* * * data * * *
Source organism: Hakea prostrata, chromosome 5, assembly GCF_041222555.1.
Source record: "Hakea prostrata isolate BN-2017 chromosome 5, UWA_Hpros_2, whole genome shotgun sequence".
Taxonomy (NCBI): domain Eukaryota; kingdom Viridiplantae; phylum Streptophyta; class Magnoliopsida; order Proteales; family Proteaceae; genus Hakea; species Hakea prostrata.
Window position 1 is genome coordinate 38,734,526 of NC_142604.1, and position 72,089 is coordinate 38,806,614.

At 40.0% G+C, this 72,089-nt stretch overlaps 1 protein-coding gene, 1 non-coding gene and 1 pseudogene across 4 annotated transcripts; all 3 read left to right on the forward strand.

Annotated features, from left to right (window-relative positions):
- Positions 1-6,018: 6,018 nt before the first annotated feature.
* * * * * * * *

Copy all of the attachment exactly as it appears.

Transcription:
Source organism: Hakea prostrata, chromosome 5, assembly GCF_041222555.1.
Source record: "Hakea prostrata isolate BN-2017 chromosome 5, UWA_Hpros_2, whole genome shotgun sequence".
Taxonomy (NCBI): domain Eukaryota; kingdom Viridiplantae; phylum Streptophyta; class Magnoliopsida; order Proteales; family Proteaceae; genus Hakea; species Hakea prostrata.
Window position 1 is genome coordinate 38,734,526 of NC_142604.1, and position 72,089 is coordinate 38,806,614.

At 40.0% G+C, this 72,089-nt stretch overlaps 1 protein-coding gene, 1 non-coding gene and 1 pseudogene across 4 annotated transcripts; all 3 read left to right on the forward strand.

Annotated features, from left to right (window-relative positions):
- Positions 1-6,018: 6,018 nt before the first annotated feature.